A few years ago, an electric guitarist on the worship team at my church told me that, from time to time, I would “glare” at him when he messed up. I thought he was crazy.
Then one of the pianists, in good humor, told me that, from time to time, I would “scowl” at him when he made a mistake. I thought he was overly-sensitive. And crazy.
Then my drummer, in love, told me that, from time to time, I would give him “the evil eye” if I didn’t like how he was playing. This drummer also happened to be my older brother.
Maybe there was something to this whole glare-scowl-evil eye thing after all.
Turns out my electric guitarist wasn’t crazy and my pianist wasn’t overly-sensitive. They were right and I was oblivious. I’m grateful that God used them to bring this nasty habit to my attention before I inflicted my “look of doom” on anyone else.
In my mind, I wasn’t doing anything wrong. If I heard sounds emanating from the electric guitarist that more closely resembled a screeching cat, I should shoot him a “what is that horrible sound?” look. If my pianist had forgotten that we were supposed to modulate six measures ago, I should give him an “are you crazy?” glance. If my drummer was speeding up a song to the point of insanity, I should grab his attention with an “I am going to break your arms” scowl.
This would get them to play better. This would make them aware of their mistakes. This would make the worship team not sound as bad. I have to keep them in line. If they don’t like it, tough.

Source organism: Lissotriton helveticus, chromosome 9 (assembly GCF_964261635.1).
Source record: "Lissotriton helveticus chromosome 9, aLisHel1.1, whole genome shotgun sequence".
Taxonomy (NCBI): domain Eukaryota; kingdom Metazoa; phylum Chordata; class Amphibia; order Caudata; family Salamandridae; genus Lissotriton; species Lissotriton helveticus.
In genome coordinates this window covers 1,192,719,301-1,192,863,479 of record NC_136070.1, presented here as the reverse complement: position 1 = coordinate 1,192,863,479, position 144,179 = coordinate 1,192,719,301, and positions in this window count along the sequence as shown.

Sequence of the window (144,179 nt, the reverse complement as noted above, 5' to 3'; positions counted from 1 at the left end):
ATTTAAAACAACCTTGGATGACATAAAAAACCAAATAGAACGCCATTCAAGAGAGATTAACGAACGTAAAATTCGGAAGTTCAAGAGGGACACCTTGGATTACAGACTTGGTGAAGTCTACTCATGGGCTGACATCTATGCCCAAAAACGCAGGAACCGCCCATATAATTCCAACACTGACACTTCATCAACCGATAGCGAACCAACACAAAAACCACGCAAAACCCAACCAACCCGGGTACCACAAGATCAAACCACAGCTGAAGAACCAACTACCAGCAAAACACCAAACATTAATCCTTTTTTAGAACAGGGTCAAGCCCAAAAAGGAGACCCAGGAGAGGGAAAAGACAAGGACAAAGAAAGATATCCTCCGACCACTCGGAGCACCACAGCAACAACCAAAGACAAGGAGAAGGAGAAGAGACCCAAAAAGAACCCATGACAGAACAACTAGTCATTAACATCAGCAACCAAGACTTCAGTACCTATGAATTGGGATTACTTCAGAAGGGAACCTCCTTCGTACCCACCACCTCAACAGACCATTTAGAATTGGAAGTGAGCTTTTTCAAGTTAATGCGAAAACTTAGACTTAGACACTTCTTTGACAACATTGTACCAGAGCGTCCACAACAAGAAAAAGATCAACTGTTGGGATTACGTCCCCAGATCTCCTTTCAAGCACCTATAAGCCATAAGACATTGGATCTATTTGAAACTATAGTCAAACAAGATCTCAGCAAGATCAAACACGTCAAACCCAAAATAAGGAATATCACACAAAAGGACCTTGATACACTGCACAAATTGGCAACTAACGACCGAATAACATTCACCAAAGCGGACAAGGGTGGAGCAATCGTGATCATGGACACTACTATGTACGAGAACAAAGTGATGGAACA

That strategy might work if you’re the “Worship King” and your musicians are your subjects. With one glare you can shake them into submission. But that strategy might not be such a good idea if you’re the worship pastor and your musicians are men and women from your congregation who are there to serve the church. With one glare you can embarrass, confuse, hurt, and belittle them. That’s what I was doing, without even realizing it.
So my encouragement to worship leaders is to beware “the glare”. A furrowed brow, a look of disappointment, an expression of frustration, a “are you nuts?” look of bewilderment, or a stern glare might seem like a relatively minor thing to you, but to a volunteer musician who really is just trying his or her best it will be multiplied a hundred times into a harsh and public rebuke.
Now, if my electric guitarist surprises me with a loud, distorted power chord at the beginning of a quiet and gentle ballad, I’ll look at him and grin. I know he didn’t do it on purpose. He probably feels terrible about it. He hopes I’m not angry. I’m not angry. Just laugh about it and move on.
Or if my pianist suddenly loses all muscle memory and begins to sound more like a toddler banging his hands on the piano in random places, I’ll pat him on the back afterwards and say something like “will you show me how to do that later? It was amazing!” He’ll know I’m joking, we’ll both laugh about it, he’ll know he needs to practice more, and I won’t have made him feel deflated.
And if my drummer tries to do a fancy fill and fails miserably, I’ll just pretend it didn’t happen for a couple of measures, then catch his eye and smile at him. Instead of scowling at him and making him feel small, I want to encourage him and let him know I still love him.
This kind of response helps foster humility, not humiliation.
There is a time and place to address mistakes, especially consistent poor musicianship or lack of preparation. But while you’re leading worship is not the time or place. A good rule of thumb is to encourage publicly and admonish privately. And never break your drummer’s arms.